AG2.2– Adversarial Search (6h)

In this chapter we cover competitive environments, in which the agents' goals are in conflict, giving rise to adversarial search problems-often known as games.

AG2.3– Constraint Satisfaction Problems (6h)

This chapter describes a way to solve a wide variety of problems more efficiently. We use a factored representation for each state: a set of variables, each of which has a value. A problem is solved when each variable has a value that satisfies all the constraints on the variable. A problem described this way is called a constraint satisfaction problem, or CSP.

IG2– Problem Solving in Case Study (3h)

This grain is devoted to equip an agent with problem solving capabilities, in the project context.

  • Language/Technology: Prolog/Java

Knowledge and Reasoning

Discusses ways to represent knowledge about the intelligent agents' environment and how to reason logically with that knowledge.

AG3.1– Logical Agents (6h)

Previous chapter introduced the idea of representing states as assignments of values to variables. In this chapter and those that follow, we take this step to its logical conclusion, so to speak–we develop logic as a general class of representations to support knowledge-based agents.

AG3.2– First-Order Logic and Inference (6h)

In this chapter, we examine first-order logic which is sufficiently expressive to represent a good deal of our commonsense knowledge. It also either subsumes or forms the foundation of many other representation languages and has been studied intensively for many decades.

AG3.3– Planning (6h)

In this chapter we introduce a representation for planning problems that scales up to problems that could not be handled by those earlier approaches.

AG3.4– Knowledge Representation (6h)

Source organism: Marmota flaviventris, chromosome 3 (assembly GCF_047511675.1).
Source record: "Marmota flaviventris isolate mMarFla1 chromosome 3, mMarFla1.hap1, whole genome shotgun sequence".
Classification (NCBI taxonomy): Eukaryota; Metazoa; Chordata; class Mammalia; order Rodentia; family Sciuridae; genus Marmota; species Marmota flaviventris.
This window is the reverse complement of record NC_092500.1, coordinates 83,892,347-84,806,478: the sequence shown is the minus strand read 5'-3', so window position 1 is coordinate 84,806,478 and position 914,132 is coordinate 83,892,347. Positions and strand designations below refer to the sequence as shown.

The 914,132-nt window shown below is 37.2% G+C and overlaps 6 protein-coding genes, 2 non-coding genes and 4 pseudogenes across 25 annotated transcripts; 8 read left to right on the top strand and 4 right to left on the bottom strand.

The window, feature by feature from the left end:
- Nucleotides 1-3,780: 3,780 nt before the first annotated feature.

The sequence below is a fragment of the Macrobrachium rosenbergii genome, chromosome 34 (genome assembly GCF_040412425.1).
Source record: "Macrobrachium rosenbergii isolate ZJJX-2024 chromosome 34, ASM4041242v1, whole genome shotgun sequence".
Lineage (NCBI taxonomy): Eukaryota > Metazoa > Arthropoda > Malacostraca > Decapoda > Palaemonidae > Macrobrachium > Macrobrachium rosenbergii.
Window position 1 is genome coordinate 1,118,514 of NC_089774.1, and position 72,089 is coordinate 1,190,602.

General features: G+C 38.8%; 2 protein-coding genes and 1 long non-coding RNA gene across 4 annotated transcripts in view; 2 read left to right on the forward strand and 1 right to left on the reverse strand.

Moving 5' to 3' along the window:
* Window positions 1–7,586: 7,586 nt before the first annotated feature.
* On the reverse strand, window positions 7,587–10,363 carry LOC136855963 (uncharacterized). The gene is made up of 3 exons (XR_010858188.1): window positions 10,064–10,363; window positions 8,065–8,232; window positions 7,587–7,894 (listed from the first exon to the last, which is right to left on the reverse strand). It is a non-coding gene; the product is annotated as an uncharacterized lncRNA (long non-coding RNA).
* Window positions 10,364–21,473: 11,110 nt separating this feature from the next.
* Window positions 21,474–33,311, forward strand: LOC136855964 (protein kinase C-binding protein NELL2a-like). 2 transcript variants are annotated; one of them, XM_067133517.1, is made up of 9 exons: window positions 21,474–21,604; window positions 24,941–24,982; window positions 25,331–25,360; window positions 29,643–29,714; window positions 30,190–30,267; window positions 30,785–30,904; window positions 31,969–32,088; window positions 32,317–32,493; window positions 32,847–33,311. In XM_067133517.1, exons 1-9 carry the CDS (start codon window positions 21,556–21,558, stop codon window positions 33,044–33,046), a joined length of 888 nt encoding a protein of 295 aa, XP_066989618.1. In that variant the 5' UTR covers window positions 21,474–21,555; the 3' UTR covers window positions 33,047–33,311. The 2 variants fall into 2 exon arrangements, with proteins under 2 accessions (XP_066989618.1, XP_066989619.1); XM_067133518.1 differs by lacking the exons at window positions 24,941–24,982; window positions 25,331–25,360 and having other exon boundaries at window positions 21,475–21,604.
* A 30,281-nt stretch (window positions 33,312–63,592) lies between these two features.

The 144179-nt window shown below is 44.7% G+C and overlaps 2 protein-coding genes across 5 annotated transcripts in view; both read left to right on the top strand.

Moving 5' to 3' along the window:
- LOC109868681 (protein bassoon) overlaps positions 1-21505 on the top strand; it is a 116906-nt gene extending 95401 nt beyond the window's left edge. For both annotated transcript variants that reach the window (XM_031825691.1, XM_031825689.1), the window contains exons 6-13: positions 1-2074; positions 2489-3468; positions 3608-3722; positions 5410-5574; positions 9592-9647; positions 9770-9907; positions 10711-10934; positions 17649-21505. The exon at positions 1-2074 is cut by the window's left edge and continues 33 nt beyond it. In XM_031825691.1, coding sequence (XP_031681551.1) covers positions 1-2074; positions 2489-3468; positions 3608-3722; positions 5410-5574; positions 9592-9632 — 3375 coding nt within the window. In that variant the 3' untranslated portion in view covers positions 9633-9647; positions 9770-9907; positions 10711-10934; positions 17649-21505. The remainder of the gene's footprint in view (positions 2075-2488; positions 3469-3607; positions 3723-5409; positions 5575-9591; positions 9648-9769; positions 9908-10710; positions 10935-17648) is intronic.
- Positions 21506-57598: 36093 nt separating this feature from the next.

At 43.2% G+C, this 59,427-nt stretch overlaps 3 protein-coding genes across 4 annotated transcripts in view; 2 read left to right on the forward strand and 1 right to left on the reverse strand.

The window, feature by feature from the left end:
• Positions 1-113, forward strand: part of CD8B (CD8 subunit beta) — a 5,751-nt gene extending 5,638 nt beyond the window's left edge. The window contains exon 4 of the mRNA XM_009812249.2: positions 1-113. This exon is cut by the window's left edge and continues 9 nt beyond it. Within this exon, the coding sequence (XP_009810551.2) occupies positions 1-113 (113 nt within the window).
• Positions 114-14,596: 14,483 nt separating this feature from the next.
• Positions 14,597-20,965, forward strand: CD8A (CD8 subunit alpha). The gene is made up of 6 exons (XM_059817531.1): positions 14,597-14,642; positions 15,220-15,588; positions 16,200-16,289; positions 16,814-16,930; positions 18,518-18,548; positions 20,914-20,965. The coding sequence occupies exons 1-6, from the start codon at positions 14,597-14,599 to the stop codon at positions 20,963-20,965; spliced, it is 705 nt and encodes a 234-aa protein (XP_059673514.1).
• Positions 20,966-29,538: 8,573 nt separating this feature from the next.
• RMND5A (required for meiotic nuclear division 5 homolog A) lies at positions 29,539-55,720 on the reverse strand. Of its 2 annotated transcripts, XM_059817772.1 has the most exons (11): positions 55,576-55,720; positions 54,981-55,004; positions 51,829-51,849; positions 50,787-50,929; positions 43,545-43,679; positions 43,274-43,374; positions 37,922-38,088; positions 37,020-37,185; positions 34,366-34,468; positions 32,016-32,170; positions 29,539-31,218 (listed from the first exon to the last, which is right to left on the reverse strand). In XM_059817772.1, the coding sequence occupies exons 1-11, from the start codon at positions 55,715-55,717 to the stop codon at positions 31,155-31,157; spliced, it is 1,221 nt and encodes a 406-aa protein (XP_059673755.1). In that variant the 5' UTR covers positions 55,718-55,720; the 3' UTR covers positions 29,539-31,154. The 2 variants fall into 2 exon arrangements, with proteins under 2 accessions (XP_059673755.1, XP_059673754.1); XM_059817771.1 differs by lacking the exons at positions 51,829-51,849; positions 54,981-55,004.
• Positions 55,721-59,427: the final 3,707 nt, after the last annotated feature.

In this chapter we address the question of what content to put into such an agent's knowledge base–how to represent facts about the world.

  • References: Chapter 12 of AIMA
  • Language/Technology: Prolog, Java, Protégé

AG3.5– Expert Systems (6h)

This chapter will introduce a way of programming, in which you specify rules of behavior, rather than algorithms. This is an especially powerful approach for problems that change often or where solutions involve application of human knowledge and/or uncertain knowledge, rather than intricate calculations.

Today, they are used in business, science, engineering, manufacturing, etc. Topics to be covered include architectures, knowledge representation structures, matching algorithms.

  • Slides
  • Lab
  • References: 2
  • Language/Technology: JESS, Java

IG3– Knowledge and Reasoning in Case Study (3h)

This grain is devoted to equip an agent with knowledge representation and reasoning capabilities, in the project context.

  • Language/Technology: Java


Describes ways for generating knowledge required by the decision-making components and introduces a new component the neural network.

AG4.1– Learning from Examples (6h)

This chapter first gives an overview of the various forms of learning, then describes one popular approach, decision­tree learning, followed by a theoretical analysis of learning. We look at various learning systems used in practice: linear models, nonlinear models (in particular, neural networks), non parametric models, and support vector machines. Finally we show how ensembles of models can outperform a single model.

AG4.2– Reinforcement Learning (6h)

In this chapter, we will study how agents can learn what to do in the absence of labeled examples of what to do.

IG4– Learning in Case Study (3h)

This grain is devoted to equip an agent with learning capabilities, in the project context.

  • Language/Technology: Java


S.J. Russell and P. Norvig. Artificial Intelligence - A Modern Approach. Pearson Education, 2012.
Antoni Ligeza. Basic Structure of Rule-Based Systems, volume 11 of Studies in Computational Intelligence. Springer Berlin Heidelberg, 2006.

Author: Gauthier Picard


Created: 2016-11-09 Wed 13:25